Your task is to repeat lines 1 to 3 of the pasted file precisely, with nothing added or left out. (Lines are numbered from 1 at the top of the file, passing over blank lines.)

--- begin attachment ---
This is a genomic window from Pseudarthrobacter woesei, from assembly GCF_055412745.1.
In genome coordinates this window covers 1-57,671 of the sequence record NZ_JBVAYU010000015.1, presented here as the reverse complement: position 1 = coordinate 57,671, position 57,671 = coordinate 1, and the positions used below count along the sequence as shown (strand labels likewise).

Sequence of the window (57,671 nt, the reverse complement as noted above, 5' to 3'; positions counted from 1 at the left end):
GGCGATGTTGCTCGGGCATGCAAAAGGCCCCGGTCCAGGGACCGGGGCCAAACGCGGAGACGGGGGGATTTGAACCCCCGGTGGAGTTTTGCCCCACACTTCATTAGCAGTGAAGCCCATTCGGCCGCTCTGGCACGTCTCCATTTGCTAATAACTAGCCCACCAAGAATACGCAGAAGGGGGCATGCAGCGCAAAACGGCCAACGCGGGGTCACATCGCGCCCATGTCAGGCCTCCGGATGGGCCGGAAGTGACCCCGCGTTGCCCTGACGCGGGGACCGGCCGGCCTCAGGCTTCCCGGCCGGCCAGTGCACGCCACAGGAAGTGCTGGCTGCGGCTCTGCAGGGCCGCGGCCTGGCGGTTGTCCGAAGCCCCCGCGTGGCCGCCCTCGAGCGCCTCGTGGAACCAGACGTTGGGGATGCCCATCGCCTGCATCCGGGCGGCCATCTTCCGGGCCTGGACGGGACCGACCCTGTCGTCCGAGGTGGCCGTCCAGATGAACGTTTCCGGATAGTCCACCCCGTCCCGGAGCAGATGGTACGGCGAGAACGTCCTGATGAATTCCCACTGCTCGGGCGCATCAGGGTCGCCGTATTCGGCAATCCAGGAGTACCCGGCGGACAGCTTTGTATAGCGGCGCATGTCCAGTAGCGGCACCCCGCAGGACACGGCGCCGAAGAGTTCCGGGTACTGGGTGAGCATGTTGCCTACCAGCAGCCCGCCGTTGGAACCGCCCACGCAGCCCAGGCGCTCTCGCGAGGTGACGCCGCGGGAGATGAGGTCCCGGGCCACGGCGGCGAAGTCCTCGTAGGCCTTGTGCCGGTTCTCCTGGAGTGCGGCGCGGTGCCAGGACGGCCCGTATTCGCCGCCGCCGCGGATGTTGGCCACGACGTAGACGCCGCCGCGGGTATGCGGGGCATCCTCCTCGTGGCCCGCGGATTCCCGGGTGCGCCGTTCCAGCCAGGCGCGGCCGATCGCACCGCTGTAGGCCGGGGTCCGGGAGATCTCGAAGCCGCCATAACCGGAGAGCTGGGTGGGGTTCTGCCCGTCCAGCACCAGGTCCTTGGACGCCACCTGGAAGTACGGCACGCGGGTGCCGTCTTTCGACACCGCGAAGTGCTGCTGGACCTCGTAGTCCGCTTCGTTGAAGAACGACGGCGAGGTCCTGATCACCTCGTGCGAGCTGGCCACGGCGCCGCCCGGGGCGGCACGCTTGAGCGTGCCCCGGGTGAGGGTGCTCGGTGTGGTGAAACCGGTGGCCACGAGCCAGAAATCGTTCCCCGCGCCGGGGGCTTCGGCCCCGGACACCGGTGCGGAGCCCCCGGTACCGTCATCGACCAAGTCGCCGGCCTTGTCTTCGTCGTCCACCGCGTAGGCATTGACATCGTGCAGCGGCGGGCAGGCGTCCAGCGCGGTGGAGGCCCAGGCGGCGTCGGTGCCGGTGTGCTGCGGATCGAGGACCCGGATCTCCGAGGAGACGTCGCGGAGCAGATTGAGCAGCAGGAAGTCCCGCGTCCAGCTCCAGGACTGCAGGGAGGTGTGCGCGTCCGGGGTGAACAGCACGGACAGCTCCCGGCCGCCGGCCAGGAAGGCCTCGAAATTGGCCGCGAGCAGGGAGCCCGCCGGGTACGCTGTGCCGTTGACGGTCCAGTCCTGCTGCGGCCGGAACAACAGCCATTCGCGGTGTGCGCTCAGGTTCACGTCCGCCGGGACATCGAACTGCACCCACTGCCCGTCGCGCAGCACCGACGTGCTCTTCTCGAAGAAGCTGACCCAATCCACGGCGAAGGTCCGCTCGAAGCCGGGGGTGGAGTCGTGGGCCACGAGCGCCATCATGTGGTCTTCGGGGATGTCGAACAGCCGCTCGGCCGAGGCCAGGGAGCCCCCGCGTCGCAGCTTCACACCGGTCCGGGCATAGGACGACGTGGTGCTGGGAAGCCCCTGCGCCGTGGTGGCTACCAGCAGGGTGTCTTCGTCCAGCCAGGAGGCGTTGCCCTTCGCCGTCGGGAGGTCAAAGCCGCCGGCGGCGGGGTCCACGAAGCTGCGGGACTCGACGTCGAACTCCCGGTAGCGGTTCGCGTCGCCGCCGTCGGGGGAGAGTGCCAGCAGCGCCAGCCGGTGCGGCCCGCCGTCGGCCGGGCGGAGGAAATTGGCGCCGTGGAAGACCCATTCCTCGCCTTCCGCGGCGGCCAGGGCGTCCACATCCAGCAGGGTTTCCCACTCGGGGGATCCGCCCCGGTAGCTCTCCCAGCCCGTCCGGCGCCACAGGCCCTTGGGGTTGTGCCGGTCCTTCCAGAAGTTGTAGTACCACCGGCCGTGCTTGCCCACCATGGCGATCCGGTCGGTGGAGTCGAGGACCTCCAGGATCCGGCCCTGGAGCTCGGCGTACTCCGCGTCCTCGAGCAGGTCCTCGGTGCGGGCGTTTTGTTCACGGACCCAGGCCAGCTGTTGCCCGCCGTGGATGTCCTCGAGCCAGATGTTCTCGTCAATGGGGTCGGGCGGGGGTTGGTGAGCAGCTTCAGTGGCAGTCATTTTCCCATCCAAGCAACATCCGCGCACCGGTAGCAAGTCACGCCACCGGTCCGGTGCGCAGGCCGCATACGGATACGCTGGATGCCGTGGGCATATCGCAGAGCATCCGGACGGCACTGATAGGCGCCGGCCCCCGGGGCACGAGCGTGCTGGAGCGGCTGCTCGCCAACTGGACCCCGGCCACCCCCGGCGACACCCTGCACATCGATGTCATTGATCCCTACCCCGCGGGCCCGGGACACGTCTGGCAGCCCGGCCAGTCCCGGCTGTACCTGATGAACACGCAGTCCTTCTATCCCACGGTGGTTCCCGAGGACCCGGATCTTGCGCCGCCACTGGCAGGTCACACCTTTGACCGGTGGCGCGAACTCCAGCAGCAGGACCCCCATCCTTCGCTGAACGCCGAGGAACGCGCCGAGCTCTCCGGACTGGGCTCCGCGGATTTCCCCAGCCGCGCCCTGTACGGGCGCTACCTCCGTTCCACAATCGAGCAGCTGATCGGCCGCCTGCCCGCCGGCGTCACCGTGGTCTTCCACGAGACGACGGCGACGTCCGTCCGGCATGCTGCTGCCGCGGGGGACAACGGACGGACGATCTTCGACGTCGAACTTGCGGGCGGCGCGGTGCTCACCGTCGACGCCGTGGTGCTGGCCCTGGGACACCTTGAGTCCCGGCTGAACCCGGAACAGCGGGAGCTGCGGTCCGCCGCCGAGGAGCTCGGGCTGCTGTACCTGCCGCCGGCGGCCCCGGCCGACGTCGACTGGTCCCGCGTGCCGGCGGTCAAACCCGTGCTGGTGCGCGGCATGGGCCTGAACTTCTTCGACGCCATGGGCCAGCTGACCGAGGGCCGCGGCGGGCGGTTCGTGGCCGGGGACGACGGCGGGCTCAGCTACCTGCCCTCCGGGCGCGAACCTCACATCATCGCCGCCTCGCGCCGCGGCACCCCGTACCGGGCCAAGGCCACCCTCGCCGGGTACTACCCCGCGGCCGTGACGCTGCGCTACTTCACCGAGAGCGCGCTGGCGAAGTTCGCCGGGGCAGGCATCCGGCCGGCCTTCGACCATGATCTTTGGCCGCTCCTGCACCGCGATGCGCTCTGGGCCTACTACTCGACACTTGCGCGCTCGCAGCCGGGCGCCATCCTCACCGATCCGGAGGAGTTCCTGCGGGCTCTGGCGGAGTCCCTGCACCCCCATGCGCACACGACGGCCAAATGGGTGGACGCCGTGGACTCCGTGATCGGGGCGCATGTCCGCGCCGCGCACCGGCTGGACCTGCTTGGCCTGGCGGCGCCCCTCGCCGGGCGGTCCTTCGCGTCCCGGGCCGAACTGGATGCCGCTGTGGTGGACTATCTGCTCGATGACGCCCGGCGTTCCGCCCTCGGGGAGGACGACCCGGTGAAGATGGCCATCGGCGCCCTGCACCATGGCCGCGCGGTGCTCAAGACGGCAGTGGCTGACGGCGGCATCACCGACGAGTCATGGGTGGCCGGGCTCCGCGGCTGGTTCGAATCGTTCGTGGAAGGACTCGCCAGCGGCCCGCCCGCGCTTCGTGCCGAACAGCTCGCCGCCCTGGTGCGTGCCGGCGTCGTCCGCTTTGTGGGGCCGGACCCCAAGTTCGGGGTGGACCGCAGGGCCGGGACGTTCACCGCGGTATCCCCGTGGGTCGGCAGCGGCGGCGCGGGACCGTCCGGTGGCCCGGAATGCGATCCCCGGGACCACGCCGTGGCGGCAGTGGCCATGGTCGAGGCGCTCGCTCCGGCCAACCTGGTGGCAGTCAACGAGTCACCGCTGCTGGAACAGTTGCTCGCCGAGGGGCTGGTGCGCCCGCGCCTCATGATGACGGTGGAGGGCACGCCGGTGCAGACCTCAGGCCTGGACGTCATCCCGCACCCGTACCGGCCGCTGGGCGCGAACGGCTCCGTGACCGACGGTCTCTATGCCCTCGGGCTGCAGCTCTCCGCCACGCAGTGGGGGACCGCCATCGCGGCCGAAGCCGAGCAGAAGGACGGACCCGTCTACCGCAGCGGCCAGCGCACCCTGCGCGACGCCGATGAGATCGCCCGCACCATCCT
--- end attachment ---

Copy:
This is a genomic window from Pseudarthrobacter woesei, from assembly GCF_055412745.1.
In genome coordinates this window covers 1-57,671 of the sequence record NZ_JBVAYU010000015.1, presented here as the reverse complement: position 1 = coordinate 57,671, position 57,671 = coordinate 1, and the positions used below count along the sequence as shown (strand labels likewise).

Sequence of the window (57,671 nt, the reverse complement as noted above, 5' to 3'; positions counted from 1 at the left end):